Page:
Are you as disgusted with Augusta politics as I am? Lately it seems that the politicians would rather fight than actually get something done.
I realize that the task of governing is huge and way outside the parameters of my experience. But please, more than not, it seems that common sense and logic have disappeared from the legislative platform.
However, for today, I am going to focus on the positive, and give an example of how my neighborhood focused its energy on a common goal of upgrading our gravel road, and in the process, gained a new sense of community.
Just a little background. We live on a private road, and as many of you know who live on a private road, the funding for repairs and upgrades is largely dependent on the local road association. In our case, petty differences between neighbors prevented the implementation of the type of upgrades that would lead to real changes.
Confronted with ditches that could not operate due to serious drainage issues, in August 2014, a group of neighbors banded together to strategize for change. We knew that the necessary changes required equipment and expertise – all of which costs money.
We determined a strategy for leveraging the road association for $1,000. Never in the 17 years that we have lived on this private road, had this much money been appropriated for road maintenance. In addition, another unprecedented action took place; seven individual home owners donated up to $200 per household for the road upgrade.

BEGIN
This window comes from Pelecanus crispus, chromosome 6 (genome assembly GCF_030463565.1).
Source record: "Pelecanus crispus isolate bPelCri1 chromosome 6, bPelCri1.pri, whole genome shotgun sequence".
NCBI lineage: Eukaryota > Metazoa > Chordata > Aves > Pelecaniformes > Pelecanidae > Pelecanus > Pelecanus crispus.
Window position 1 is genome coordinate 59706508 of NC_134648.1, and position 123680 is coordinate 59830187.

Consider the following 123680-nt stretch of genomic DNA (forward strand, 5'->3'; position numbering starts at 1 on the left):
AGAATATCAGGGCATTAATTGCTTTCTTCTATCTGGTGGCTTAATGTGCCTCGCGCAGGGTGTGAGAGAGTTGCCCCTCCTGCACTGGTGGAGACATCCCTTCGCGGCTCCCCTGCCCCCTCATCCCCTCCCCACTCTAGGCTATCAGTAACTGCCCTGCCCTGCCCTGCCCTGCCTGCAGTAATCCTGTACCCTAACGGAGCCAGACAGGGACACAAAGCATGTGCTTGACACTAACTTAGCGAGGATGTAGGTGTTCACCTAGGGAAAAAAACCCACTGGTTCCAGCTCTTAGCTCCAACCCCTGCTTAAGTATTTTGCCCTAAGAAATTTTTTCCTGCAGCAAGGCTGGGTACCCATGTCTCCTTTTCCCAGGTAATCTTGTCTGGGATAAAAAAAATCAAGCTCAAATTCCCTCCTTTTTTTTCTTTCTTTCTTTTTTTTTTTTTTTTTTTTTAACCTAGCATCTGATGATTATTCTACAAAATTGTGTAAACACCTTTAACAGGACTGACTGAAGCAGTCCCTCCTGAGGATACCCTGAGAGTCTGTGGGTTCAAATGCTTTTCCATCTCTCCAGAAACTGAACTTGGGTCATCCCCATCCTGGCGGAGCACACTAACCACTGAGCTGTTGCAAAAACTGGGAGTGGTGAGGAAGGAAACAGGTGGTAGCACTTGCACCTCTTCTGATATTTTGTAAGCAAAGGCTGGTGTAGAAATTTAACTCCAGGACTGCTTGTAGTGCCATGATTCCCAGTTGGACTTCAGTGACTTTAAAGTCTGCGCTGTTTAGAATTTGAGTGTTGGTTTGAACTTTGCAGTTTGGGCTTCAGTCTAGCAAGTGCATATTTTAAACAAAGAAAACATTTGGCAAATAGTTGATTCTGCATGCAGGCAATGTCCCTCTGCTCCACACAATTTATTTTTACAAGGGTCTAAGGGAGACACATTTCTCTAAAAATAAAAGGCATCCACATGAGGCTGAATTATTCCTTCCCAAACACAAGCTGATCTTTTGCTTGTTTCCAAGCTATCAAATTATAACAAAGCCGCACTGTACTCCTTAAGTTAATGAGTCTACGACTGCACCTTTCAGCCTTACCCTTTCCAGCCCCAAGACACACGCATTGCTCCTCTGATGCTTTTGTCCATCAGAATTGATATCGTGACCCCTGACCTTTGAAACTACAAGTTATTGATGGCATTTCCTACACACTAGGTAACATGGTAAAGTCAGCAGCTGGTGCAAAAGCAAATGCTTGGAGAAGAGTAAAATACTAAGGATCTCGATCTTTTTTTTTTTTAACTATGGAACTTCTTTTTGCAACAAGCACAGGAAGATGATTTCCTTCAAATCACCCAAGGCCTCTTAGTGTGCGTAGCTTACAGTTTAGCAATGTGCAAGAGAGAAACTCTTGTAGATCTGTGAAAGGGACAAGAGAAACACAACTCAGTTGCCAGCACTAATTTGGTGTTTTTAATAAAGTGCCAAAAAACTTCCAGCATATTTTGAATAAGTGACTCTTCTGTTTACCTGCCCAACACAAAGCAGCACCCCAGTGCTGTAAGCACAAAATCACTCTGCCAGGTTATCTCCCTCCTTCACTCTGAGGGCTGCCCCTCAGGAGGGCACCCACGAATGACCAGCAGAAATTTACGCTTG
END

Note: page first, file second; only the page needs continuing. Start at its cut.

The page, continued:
A licensed contractor team donated their labor – again unprecedented. Then after 2 full days of ditching and grading, the road had been transformed. Neighbors invested sweat equity in the project, which was also a first!
To culminate the project, the neighborhood gathered in October to celebrate the new road, express our heartfelt thanks to the contractors, and to acknowledge the new sense of community.
This coming spring, the neighbors will meet to come up with a plan to maintain the road. There is a common understanding that a well maintained road ( with good drainage) is intrinsically connected to the ecological health of Highland Lake. A healthy lake promotes positive property values.
This coming together as a neighborhood reminds me of something Margaret Mead once said: “Never doubt that a small group of thoughtful, committed citizens can change the world. Indeed, it is the only thing that ever has.”
In conclusion, one never knows where an idea will lead. I am investing in RosieWorks because of my belief that I can make a difference, especially in the area of career choice. There’s a good chance that together, you and I could create a path toward some unbelievable changes.